Pressing Matters and Sewings On


Appleton le moors reading room

In the Reading Room there was a huge image of a November 5 bonfire, which is held just in front of the building each year when it is used for gathering and serving soup, parkin and bonfire toffee

This weekend I spent a thought provoking hour (might have been more actually) visiting this Art Installation in four buildings in Appleton village.  I don’t know why, but the words art installation put me off, they don’t describe anything, I don’t understand them and I get the feeling I’m going to be confused and not grasp what’s going on – in fact I have visions of spanners and it costing much more than I was quoted for.

church windows

The windows of the church were decorated with flowers – I stood and stared

images of joinery and building

The pillars were illuminated by the squares of red and white showing hands that work

Anyway, that wasn’t the case – the art being shown/exhibited/displayed used non-traditional materials (a sort of rubbery mesh cloth used to place under rugs to stop them slipping about) and was inspired by sculptor Anne Thalheim, creating a homage and celebration of ‘invisible hands’ who sustain the buildings and make Appleton such a friendly, active village community.

Mrs Shepherd

Mrs Shepherd was responsible for building the Church and here she is with plans

The buildings are lovely places to visit – the creative pictures embellished the Reading Room, Wesleyan Chapel, Village Hall and Church.  The images ‘drawn’ with the ‘fabric’ were bold, sensitive, clever and joyful expressions of care, concern, love, thankfulness and human-ness.  Thoroughly enjoyable.


Images of singers

Pressing Matters and Sewings On is on each weekend until the 25th May – 1-5pm.  Anne has a lovely blog which tells you all about all the clever hands and the project coming together.


wool being spun

I happened to visit on the weekend when another event was also taking place in the village hall – the Macmillan Alpaca Challenge – some alpacas were being sheared and the fleece was going to be carded, spun and knitted into a sweater, all in one weekend.  There were ladies out on the lawn spinning, and busy activity inside of all the stages – the wool is beautifully cosy and light, in such lovely colours and I had a go at felting.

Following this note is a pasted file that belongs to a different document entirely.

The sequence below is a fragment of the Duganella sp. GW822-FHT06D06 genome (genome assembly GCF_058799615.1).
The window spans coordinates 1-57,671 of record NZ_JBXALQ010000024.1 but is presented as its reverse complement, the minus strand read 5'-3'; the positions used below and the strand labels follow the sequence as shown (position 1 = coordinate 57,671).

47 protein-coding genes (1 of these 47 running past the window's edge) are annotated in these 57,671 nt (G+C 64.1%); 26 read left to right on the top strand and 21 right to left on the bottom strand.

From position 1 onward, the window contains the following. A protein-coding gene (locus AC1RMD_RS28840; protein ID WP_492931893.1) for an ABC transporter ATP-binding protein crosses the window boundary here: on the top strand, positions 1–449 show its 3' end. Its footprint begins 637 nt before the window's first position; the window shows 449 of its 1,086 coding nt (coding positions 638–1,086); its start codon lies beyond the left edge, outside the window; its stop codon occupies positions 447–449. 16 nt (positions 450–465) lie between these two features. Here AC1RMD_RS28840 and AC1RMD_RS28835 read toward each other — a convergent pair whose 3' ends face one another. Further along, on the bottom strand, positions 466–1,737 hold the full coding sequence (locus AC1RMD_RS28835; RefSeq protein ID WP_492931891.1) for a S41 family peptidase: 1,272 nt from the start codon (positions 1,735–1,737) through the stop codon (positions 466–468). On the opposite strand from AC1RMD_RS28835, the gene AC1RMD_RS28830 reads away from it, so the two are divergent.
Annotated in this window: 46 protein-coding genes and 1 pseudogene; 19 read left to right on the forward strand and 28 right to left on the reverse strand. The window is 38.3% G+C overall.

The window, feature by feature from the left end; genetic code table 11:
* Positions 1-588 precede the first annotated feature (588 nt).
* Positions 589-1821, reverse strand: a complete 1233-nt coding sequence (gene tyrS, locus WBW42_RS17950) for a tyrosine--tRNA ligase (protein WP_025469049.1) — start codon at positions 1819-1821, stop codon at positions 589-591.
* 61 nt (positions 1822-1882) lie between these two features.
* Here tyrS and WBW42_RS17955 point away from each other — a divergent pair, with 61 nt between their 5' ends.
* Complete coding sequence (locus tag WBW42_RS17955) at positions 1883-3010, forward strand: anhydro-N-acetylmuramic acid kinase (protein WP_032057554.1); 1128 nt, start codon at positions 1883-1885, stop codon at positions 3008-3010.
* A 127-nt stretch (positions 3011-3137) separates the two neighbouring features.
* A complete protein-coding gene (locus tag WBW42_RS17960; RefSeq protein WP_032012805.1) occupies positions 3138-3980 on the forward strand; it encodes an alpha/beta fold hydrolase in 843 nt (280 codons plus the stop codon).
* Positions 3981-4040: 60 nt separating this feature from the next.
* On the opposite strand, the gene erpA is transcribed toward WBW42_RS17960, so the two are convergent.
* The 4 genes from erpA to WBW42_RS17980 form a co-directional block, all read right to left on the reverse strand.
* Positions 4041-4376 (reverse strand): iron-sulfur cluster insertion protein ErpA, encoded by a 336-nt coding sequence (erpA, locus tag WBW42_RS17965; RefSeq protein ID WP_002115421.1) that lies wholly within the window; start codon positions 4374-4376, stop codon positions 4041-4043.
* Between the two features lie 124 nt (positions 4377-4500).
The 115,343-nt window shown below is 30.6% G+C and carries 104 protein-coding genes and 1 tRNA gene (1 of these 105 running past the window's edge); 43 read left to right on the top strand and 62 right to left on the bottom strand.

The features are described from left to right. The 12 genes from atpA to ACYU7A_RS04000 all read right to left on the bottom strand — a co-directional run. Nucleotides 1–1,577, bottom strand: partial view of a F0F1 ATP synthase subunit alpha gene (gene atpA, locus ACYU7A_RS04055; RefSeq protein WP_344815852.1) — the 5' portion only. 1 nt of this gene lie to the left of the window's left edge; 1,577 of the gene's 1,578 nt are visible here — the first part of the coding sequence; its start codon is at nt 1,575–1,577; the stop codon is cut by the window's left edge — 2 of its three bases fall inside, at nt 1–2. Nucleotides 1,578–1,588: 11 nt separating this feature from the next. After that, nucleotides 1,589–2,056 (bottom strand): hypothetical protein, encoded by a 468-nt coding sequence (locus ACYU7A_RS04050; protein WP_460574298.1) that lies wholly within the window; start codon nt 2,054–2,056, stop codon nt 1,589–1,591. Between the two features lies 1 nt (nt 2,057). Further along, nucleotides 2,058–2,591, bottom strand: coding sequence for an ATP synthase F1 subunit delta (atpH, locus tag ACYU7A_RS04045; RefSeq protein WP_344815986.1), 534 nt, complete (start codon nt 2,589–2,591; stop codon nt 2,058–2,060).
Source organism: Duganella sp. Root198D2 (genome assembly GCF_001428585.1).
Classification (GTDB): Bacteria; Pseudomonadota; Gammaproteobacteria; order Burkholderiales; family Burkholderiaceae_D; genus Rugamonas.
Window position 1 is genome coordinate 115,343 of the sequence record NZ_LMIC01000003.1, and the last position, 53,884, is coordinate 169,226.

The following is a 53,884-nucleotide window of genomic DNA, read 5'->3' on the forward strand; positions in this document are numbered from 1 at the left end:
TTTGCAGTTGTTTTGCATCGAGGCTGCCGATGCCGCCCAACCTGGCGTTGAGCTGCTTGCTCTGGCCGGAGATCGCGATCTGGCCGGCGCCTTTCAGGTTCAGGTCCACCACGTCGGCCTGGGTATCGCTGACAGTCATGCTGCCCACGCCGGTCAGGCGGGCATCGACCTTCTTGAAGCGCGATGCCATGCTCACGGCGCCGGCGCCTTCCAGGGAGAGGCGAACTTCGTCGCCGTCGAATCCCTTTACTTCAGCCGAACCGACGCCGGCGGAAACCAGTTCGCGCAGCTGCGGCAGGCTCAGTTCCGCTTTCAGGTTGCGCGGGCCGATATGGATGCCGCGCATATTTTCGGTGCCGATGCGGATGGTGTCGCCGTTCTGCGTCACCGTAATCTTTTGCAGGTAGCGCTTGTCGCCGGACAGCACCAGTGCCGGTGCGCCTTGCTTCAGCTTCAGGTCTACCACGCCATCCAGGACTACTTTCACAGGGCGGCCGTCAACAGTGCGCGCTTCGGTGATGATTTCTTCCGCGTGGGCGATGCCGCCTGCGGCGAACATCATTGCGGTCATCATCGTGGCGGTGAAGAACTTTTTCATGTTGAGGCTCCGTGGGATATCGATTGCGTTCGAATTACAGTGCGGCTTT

bobbin of spun wool

carded and spun alpaca wool

knitted alpaca

This was one of the spinning ladies, who hand spun and knitted this jacket/shawl in alpaca wool which she also dyed herself.

When I left they were just beginning the sewing up of the jumper!  I bought some raffle tickets in the hope of winning it.


felted owl

A small owl I made in my first attempt at felting wool – using the different colours of raw alpaca fleece





  1. Comment by Ellen Abbott:

    I don’t usually get art installations either. mostly I look at them and think all that work and then it is taken down and what, tossed? stored in a box? disassembled?

    • Reply by Jennifer:

      Perhaps it is a modern word to use, I’m trying not to think of the word at all. I do think in this case the art actually sends a message, about the value and importance of our village buildings and that there is an effort and cost involved of keeping them in use. Times change, villages change. I learned a lot from speaking to some of the artists, about the village and the buildings. Eek, I wonder if I’m softening to installations – however they are stored, or uninstalled afterwards!

  2. Comment by Caroline:

    How lovely to be able to try felting. I love the owl, Jennifer! What a lot of creativity in your neck of the woods!

    • Reply by Jennifer:

      Think I really need to go on a course if I’m to understand how to do it properly Caroline!

  3. Comment by Amanda:

    It all looks very interesting, I would have love to watch them working with the Alpaca wool, did you get to see the Alpaca…they are so cute.
    Amanda xx

    • Reply by Jennifer:

      It was amazing to see, such a rhythm to the treadle for the spinning wheel and pulling out of wool – did see the alpacas, they live in a field nearby and I walked round to see them, looking rather funny having just been clipped.

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